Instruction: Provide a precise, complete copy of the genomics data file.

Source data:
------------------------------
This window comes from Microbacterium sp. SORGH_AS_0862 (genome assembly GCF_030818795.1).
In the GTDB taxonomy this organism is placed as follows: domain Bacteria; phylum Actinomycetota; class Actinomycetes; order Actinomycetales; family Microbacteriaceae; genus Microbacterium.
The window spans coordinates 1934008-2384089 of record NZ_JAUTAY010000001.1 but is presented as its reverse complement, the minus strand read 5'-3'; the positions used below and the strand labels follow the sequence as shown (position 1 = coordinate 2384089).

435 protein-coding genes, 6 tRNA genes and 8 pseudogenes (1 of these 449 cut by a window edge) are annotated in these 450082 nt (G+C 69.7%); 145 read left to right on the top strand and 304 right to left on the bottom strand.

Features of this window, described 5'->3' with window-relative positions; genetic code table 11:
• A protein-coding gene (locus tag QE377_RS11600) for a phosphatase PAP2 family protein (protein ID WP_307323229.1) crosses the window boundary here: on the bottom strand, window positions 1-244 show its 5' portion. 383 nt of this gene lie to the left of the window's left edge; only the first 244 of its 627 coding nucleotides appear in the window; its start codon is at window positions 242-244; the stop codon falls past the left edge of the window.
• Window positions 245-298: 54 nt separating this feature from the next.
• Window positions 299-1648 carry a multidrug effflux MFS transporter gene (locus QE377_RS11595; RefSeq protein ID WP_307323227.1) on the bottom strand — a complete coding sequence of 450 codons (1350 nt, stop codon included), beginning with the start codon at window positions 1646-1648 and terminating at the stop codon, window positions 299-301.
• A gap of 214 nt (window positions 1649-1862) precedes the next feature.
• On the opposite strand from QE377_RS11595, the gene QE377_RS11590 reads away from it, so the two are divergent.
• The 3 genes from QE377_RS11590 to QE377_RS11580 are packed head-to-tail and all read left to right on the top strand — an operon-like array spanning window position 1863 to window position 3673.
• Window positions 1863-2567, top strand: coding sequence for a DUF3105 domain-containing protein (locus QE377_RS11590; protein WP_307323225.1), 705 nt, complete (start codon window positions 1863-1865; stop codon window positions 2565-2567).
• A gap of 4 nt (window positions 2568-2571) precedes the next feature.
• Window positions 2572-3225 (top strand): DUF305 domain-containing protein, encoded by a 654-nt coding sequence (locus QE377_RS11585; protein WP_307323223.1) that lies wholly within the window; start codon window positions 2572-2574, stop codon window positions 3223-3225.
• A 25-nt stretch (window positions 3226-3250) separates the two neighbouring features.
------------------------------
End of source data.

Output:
This window comes from Microbacterium sp. SORGH_AS_0862 (genome assembly GCF_030818795.1).
In the GTDB taxonomy this organism is placed as follows: domain Bacteria; phylum Actinomycetota; class Actinomycetes; order Actinomycetales; family Microbacteriaceae; genus Microbacterium.
The window spans coordinates 1934008-2384089 of record NZ_JAUTAY010000001.1 but is presented as its reverse complement, the minus strand read 5'-3'; the positions used below and the strand labels follow the sequence as shown (position 1 = coordinate 2384089).

435 protein-coding genes, 6 tRNA genes and 8 pseudogenes (1 of these 449 cut by a window edge) are annotated in these 450082 nt (G+C 69.7%); 145 read left to right on the top strand and 304 right to left on the bottom strand.

Features of this window, described 5'->3' with window-relative positions; genetic code table 11:
• A protein-coding gene (locus tag QE377_RS11600) for a phosphatase PAP2 family protein (protein ID WP_307323229.1) crosses the window boundary here: on the bottom strand, window positions 1-244 show its 5' portion. 383 nt of this gene lie to the left of the window's left edge; only the first 244 of its 627 coding nucleotides appear in the window; its start codon is at window positions 242-244; the stop codon falls past the left edge of the window.
• Window positions 245-298: 54 nt separating this feature from the next.
• Window positions 299-1648 carry a multidrug effflux MFS transporter gene (locus QE377_RS11595; RefSeq protein ID WP_307323227.1) on the bottom strand — a complete coding sequence of 450 codons (1350 nt, stop codon included), beginning with the start codon at window positions 1646-1648 and terminating at the stop codon, window positions 299-301.
• A gap of 214 nt (window positions 1649-1862) precedes the next feature.
• On the opposite strand from QE377_RS11595, the gene QE377_RS11590 reads away from it, so the two are divergent.
• The 3 genes from QE377_RS11590 to QE377_RS11580 are packed head-to-tail and all read left to right on the top strand — an operon-like array spanning window position 1863 to window position 3673.
• Window positions 1863-2567, top strand: coding sequence for a DUF3105 domain-containing protein (locus QE377_RS11590; protein WP_307323225.1), 705 nt, complete (start codon window positions 1863-1865; stop codon window positions 2565-2567).
• A gap of 4 nt (window positions 2568-2571) precedes the next feature.
• Window positions 2572-3225 (top strand): DUF305 domain-containing protein, encoded by a 654-nt coding sequence (locus QE377_RS11585; protein WP_307323223.1) that lies wholly within the window; start codon window positions 2572-2574, stop codon window positions 3223-3225.
• A 25-nt stretch (window positions 3226-3250) separates the two neighbouring features.